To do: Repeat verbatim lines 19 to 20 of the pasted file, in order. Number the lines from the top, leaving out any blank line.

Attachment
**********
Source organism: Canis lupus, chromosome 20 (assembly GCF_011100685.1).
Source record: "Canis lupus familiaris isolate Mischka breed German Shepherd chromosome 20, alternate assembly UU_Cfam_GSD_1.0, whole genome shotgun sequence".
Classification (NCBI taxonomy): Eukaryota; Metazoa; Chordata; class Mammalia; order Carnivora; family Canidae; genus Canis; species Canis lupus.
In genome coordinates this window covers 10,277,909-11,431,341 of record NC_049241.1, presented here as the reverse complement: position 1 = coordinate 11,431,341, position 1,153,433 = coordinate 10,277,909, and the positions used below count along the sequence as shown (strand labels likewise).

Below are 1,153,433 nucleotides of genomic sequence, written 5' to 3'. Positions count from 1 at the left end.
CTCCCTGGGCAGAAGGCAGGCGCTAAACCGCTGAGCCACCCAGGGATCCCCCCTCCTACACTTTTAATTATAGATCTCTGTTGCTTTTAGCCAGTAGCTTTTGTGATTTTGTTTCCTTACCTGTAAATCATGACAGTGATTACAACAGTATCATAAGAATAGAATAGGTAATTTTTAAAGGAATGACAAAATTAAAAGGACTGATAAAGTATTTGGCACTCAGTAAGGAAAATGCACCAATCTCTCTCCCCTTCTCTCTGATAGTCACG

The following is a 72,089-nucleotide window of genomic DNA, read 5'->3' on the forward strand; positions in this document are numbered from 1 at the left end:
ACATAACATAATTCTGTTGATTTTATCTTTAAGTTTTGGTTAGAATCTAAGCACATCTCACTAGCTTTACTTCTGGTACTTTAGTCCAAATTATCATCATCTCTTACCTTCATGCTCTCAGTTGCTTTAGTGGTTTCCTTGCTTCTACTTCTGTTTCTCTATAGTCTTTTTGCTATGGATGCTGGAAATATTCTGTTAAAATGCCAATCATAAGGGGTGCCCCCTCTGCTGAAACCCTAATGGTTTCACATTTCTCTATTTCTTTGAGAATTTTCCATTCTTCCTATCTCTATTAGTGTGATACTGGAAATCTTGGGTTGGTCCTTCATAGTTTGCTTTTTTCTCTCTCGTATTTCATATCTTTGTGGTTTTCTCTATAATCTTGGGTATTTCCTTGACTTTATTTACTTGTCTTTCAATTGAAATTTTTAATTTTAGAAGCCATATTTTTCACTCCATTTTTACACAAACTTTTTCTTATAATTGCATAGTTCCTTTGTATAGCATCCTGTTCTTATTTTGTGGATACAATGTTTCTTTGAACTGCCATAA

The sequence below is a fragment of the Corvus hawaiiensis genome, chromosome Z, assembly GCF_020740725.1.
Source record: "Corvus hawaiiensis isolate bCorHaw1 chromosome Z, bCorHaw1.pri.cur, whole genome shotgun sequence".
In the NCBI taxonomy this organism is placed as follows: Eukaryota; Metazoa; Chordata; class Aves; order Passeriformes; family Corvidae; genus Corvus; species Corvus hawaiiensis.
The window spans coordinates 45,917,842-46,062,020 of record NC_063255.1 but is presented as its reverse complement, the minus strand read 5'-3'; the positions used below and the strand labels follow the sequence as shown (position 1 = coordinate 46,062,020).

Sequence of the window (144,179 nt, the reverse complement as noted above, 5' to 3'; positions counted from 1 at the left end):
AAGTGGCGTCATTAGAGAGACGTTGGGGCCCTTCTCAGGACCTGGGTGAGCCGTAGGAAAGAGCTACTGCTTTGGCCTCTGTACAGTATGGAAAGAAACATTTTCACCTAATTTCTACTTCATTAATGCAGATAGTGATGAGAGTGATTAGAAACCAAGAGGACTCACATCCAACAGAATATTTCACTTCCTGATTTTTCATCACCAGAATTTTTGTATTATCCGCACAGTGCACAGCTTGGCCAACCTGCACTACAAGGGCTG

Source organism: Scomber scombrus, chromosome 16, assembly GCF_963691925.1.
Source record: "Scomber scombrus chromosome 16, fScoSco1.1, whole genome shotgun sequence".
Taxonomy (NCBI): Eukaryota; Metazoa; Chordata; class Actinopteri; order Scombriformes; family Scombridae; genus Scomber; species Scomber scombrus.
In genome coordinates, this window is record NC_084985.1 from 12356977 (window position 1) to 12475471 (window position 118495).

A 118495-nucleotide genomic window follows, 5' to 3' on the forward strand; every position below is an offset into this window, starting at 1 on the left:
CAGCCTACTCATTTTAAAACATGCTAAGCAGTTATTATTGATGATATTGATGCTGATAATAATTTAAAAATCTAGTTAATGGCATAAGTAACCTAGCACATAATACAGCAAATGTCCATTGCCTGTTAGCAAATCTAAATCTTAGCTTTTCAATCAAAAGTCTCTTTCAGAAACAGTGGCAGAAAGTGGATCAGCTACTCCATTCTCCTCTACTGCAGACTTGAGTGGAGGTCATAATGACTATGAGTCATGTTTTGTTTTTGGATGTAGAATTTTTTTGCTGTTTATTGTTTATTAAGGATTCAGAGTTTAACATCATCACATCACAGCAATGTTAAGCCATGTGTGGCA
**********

A 118495-nucleotide genomic window follows, 5' to 3' on the forward strand; every position below is an offset into this window, starting at 1 on the left:
CAGCCTACTCATTTTAAAACATGCTAAGCAGTTATTATTGATGATATTGATGCTGATAATAATTTAAAAATCTAGTTAATGGCATAAGTAACCTAGCACATAATACAGCAAATGTCCATTGCCTGTTAGCAAATCTAAATCTTAGCTTTTCAATCAAAAGTCTCTTTCAGAAACAGTGGCAGAAAGTGGATCAGCTACTCCATTCTCCTCTACTGCAGACTTGAGTGGAGGTCATAATGACTATGAGTCATGTTTTGTTTTTGGATGTAGAATTTTTTTGCTGTTTATTGTTTATTAAGGATTCAGAGTTTAACATCATCACATCACAGCAATGTTAAGCCATGTGTGGCA